In my previous posting, I referred to the Republican Party as the GNP (Grand “No” Party). The first comment received about that posting was from a Thinking Friend (now hopefully not a former friend!) who wrote, “. . . in my opinion it doesn't help any of your causes when you resort to immature comments like ‘the GNP (Grand "No" Party).’”
This blog was not intended to focus on politics: it is supposed to be about theological and ethical issues. But the latter cannot be divorced from politics, and whether “immature” or not, since it seems clear to me that in the last two years the Republican Party has consistently said “no” on significant ethical issues, it deserves the designation I used.
(During the last two years the GOP has often been called, mostly by Democrats of course, the “Party of No.” That sentiment is expressed well by the award-winning cartoonist John Sherffius. I thought maybe I was coining a new title by calling it the GNP, but after using that label I found numerous references to the “Grand No Party” on the Internet.)
The same TF went on to write, “With their super majority the DNC had plenty of time to force these issues through the legislative process starting 24 months ago but they have waited until now to jam them through when the American people voted in the recent elections for a different direction on some of these issues.”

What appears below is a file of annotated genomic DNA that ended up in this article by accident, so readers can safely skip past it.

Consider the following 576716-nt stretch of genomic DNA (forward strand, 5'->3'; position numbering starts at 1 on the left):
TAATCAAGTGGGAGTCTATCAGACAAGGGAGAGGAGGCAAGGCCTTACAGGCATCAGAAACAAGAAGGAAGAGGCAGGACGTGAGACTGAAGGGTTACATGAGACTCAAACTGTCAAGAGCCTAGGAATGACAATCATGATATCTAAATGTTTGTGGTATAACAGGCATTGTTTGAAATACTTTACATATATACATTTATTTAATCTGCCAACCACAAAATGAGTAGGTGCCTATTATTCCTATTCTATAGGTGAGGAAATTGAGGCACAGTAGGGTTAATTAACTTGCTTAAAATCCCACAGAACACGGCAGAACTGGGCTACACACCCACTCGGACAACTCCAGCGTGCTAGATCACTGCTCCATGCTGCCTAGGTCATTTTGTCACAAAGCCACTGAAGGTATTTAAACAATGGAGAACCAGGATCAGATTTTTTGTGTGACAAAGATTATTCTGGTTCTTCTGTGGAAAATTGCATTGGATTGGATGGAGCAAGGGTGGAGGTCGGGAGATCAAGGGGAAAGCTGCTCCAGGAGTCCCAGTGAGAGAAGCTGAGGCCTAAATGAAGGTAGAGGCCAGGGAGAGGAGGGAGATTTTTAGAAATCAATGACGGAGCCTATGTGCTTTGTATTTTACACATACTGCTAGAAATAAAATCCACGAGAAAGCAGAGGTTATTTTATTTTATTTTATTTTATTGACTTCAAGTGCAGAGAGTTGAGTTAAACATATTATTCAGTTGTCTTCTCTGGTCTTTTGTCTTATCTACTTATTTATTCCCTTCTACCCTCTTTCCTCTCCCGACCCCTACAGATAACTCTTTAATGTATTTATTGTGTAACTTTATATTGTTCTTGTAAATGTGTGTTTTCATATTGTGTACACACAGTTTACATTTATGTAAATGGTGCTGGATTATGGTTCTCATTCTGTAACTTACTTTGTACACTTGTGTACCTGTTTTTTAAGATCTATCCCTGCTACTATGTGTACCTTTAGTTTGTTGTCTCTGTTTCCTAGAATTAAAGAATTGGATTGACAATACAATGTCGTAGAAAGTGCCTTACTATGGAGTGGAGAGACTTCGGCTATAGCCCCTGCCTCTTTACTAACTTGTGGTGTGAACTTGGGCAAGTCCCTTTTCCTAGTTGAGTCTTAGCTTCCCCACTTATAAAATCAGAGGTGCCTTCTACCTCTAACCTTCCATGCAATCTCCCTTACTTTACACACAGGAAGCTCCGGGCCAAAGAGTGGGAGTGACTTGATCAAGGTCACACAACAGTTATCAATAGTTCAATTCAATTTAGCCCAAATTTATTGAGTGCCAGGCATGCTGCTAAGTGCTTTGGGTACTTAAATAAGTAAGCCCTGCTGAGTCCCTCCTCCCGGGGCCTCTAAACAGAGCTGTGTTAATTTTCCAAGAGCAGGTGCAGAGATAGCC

Yes, the Obama administration did use their super majority to enact health care legislation—and has been severely criticized by many for doing so. But that is when I first became aware that the GOP had become the GNP. Not a single Republican voted for the health care legislation.
Now this month, the Republicans are blocking the repeal of DADT, as I wrote about last time. They probably are going to kill the DREAM Act in the Senate. And even the very important START nuclear treaty with Russia may not get enough Republican votes to pass.
In spite of this country being a democracy, which generally means rule by a majority, on issue after issue, forty-one negative Republican Senators have repeatedly been able to defeat legislation or motions proposed by the administration. (And since it is a treaty, thirty-four negative votes can defeat START.)
My (former?) TF also wrote, “Finally the GOP is certainly not saying ‘no’ to the President’s recommendation to extend the Bush Tax Cuts.” But that is true only because, among other things, the GOP were adamant in saying ‘no’ to the extension of unemployment benefits unless the tax cuts were extended to everyone, millionaires included. In this case, being the GNP worked—but, I’m afraid, to the detriment of the country as a whole.
I long for the day when this country can be governed not by Democrats or by Republicans but by statesmen and stateswomen who truly seek to govern for the general welfare of all the people in the nation—and tilted toward those who are the neediest among us rather than the wealthiest two percent.